Questions arise already and we start wondering what text these two initials introduced, from which manuscript(s) the images were excised, and what is their context. The catalogue description 2 suggests that the initial ‘M’ would have introduced Psalm 131 (the first psalm for Thursday Vespers) and the initial ‘D’ would have introduced Psalm 114 (the first psalm for Monday Vespers). This type of initial, “shaped and surrounded by densely populated foliage on highly burnished gold grounds, contained within frames inscribed with phrases from the accompanying text”, is, according to our curator Dr Stella Panayotova, “representative of Castilian illumination of the last quarter of the fifteen century which agrees with the internal evidence of the royal arms and devices.” The presence of the arms of Castile and Aragon as well as Ferdinand and Isabella’s devices does indeed give us a lot of information about the time of creation of these images. The two kingdoms of Castile and Aragon were united by this royal couple in 1479; in 1492, the pomegranate (not present here) was added to the royal arms to mark the conquest of Granada. We can therefore conclude that these images were created between 1479 and 1492.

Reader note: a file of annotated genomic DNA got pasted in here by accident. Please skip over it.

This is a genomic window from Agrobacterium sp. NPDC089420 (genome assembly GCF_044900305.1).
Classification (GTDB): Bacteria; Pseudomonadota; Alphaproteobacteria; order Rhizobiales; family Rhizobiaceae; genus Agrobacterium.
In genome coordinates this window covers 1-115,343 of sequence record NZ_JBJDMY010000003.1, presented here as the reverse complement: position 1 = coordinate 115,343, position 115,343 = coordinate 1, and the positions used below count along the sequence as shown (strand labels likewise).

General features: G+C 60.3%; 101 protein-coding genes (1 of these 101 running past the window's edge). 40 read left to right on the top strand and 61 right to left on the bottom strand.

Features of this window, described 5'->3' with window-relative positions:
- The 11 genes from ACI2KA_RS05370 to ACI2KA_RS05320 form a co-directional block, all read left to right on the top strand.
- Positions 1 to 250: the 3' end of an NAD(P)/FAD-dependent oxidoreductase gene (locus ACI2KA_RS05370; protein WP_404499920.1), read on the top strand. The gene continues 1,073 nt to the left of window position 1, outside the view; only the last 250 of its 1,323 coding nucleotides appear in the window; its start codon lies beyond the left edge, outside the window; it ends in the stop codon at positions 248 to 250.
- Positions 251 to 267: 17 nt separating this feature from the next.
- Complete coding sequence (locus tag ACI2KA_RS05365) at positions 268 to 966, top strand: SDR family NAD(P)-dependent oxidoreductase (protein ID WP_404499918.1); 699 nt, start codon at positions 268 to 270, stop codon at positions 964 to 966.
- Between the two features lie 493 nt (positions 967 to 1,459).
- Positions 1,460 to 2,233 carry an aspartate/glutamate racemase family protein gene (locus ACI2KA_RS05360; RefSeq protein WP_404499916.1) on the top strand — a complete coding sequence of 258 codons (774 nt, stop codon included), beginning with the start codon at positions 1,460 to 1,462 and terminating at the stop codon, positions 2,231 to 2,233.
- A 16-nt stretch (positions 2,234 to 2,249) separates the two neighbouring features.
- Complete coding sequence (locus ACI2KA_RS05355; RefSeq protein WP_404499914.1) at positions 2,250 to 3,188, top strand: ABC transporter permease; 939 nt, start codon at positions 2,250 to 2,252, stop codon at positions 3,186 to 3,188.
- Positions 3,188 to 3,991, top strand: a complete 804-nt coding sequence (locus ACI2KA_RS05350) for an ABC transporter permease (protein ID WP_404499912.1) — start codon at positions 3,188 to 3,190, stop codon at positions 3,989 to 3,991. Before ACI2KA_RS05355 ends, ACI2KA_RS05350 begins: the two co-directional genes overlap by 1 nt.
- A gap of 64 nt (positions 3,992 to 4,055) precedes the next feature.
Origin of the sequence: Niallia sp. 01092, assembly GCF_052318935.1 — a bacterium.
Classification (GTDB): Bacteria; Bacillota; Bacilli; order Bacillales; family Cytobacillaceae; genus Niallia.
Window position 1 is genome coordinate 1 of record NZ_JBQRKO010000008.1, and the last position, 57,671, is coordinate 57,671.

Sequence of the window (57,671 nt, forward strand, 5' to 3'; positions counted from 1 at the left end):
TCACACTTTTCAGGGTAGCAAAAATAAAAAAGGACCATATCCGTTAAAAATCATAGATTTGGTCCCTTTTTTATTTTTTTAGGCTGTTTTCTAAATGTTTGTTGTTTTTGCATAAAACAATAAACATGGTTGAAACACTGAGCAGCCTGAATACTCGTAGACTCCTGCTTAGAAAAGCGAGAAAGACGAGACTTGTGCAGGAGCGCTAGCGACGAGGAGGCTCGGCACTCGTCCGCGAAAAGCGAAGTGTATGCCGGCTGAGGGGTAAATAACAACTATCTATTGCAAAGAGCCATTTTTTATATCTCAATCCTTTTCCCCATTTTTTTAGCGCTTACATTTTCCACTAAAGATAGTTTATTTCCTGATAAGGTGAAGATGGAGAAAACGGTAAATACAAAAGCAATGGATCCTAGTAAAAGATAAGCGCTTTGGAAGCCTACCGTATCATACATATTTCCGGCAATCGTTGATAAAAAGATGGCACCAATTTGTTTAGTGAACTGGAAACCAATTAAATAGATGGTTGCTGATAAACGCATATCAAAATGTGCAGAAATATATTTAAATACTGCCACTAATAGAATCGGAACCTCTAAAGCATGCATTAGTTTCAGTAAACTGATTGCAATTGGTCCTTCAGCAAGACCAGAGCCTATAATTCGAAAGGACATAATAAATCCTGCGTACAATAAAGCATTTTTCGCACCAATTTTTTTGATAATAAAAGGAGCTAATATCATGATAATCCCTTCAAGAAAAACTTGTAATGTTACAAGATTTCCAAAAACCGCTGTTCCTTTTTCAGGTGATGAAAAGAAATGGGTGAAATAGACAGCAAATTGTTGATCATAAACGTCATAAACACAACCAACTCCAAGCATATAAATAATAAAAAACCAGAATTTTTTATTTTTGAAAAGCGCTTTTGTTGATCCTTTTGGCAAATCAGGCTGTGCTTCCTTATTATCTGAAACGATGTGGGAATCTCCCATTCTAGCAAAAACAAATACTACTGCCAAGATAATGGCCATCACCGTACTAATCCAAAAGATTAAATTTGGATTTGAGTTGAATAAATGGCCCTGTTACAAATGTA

Looking more carefully, we notice the strange layout of the borders. We can see that some of the animals are upside down and some of the drawings are incomplete. We are also aware that this sort of image with such large borders so closely attached to the large initials on all four sides is not commonly seen in illuminated manuscripts. Also, we have two large initials but no other text, so we start asking questions about what happened to these objects and how and why such images came to look the way they do today. At this point we have to start looking ‘beyond’ the image, at the materiality of the object: what is it made of and how can we explain the size and composition of the images?
Last year MS 293a arrived at the conservation studio because it needed some treatment. The fragment was lined with cardboard which was acidic and causing tensions in the parchment. Both of these features were damaging the object.
When MS 293a arrived at the conservation studio I followed the usual starting procedure of figuring out what I was dealing with. The catalogue description of the object gave me a good idea of the date of the illumination fragment and its iconography, but very little was written about its materiality.
Using raking light was the most effective observation method to understand the composition of the object. We can see the texture of the surface, giving information about the thickness of the paint layers and the way gold was applied. Raking light also highlights the presence of separate pieces of parchment. So not only is this a fragment from an illuminated manuscript, but it is an assemblage, a collage of several fragments. This explains the very complex completed image, acting as an individual painting.